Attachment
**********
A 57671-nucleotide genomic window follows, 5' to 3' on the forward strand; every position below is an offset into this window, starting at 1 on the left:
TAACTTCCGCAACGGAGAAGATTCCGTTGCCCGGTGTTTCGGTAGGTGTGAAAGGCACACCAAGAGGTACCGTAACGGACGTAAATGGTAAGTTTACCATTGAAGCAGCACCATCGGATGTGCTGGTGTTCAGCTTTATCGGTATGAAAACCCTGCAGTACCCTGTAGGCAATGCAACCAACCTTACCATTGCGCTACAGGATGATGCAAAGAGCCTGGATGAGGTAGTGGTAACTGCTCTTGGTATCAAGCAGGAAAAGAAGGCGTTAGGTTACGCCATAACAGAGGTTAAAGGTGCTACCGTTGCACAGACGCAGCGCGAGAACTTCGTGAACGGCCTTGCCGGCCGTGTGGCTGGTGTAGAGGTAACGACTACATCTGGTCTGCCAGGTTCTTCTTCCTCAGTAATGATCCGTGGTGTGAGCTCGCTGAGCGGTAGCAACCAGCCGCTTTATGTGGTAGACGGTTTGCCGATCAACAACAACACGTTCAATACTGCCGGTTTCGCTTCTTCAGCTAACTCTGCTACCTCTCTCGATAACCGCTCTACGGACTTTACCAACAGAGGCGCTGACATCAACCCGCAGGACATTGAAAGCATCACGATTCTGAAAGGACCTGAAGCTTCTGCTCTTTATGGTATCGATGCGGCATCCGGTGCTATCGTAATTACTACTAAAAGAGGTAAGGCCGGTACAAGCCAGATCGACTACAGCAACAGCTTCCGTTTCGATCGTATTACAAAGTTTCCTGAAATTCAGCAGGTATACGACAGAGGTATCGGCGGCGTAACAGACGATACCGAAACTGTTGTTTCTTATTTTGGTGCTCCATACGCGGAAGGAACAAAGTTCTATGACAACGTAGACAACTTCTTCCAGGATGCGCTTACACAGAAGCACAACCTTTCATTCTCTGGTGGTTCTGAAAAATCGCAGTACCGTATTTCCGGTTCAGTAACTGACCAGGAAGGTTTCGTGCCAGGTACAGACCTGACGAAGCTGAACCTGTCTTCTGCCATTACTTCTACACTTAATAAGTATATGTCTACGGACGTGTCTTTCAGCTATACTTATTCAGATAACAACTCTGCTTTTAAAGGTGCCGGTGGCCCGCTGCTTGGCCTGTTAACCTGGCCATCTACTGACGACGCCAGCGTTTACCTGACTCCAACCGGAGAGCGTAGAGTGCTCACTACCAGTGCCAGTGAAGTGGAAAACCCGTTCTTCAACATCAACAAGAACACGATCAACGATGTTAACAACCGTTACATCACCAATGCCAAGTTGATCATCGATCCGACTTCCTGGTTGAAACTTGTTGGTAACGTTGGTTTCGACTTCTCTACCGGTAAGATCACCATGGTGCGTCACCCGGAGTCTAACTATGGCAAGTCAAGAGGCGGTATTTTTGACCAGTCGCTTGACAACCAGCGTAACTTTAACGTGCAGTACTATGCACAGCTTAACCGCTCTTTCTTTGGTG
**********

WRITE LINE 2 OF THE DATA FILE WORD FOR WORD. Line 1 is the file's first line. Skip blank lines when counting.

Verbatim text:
TAACTTCCGCAACGGAGAAGATTCCGTTGCCCGGTGTTTCGGTAGGTGTGAAAGGCACACCAAGAGGTACCGTAACGGACGTAAATGGTAAGTTTACCATTGAAGCAGCACCATCGGATGTGCTGGTGTTCAGCTTTATCGGTATGAAAACCCTGCAGTACCCTGTAGGCAATGCAACCAACCTTACCATTGCGCTACAGGATGATGCAAAGAGCCTGGATGAGGTAGTGGTAACTGCTCTTGGTATCAAGCAGGAAAAGAAGGCGTTAGGTTACGCCATAACAGAGGTTAAAGGTGCTACCGTTGCACAGACGCAGCGCGAGAACTTCGTGAACGGCCTTGCCGGCCGTGTGGCTGGTGTAGAGGTAACGACTACATCTGGTCTGCCAGGTTCTTCTTCCTCAGTAATGATCCGTGGTGTGAGCTCGCTGAGCGGTAGCAACCAGCCGCTTTATGTGGTAGACGGTTTGCCGATCAACAACAACACGTTCAATACTGCCGGTTTCGCTTCTTCAGCTAACTCTGCTACCTCTCTCGATAACCGCTCTACGGACTTTACCAACAGAGGCGCTGACATCAACCCGCAGGACATTGAAAGCATCACGATTCTGAAAGGACCTGAAGCTTCTGCTCTTTATGGTATCGATGCGGCATCCGGTGCTATCGTAATTACTACTAAAAGAGGTAAGGCCGGTACAAGCCAGATCGACTACAGCAACAGCTTCCGTTTCGATCGTATTACAAAGTTTCCTGAAATTCAGCAGGTATACGACAGAGGTATCGGCGGCGTAACAGACGATACCGAAACTGTTGTTTCTTATTTTGGTGCTCCATACGCGGAAGGAACAAAGTTCTATGACAACGTAGACAACTTCTTCCAGGATGCGCTTACACAGAAGCACAACCTTTCATTCTCTGGTGGTTCTGAAAAATCGCAGTACCGTATTTCCGGTTCAGTAACTGACCAGGAAGGTTTCGTGCCAGGTACAGACCTGACGAAGCTGAACCTGTCTTCTGCCATTACTTCTACACTTAATAAGTATATGTCTACGGACGTGTCTTTCAGCTATACTTATTCAGATAACAACTCTGCTTTTAAAGGTGCCGGTGGCCCGCTGCTTGGCCTGTTAACCTGGCCATCTACTGACGACGCCAGCGTTTACCTGACTCCAACCGGAGAGCGTAGAGTGCTCACTACCAGTGCCAGTGAAGTGGAAAACCCGTTCTTCAACATCAACAAGAACACGATCAACGATGTTAACAACCGTTACATCACCAATGCCAAGTTGATCATCGATCCGACTTCCTGGTTGAAACTTGTTGGTAACGTTGGTTTCGACTTCTCTACCGGTAAGATCACCATGGTGCGTCACCCGGAGTCTAACTATGGCAAGTCAAGAGGCGGTATTTTTGACCAGTCGCTTGACAACCAGCGTAACTTTAACGTGCAGTACTATGCACAGCTTAACCGCTCTTTCTTTGGTG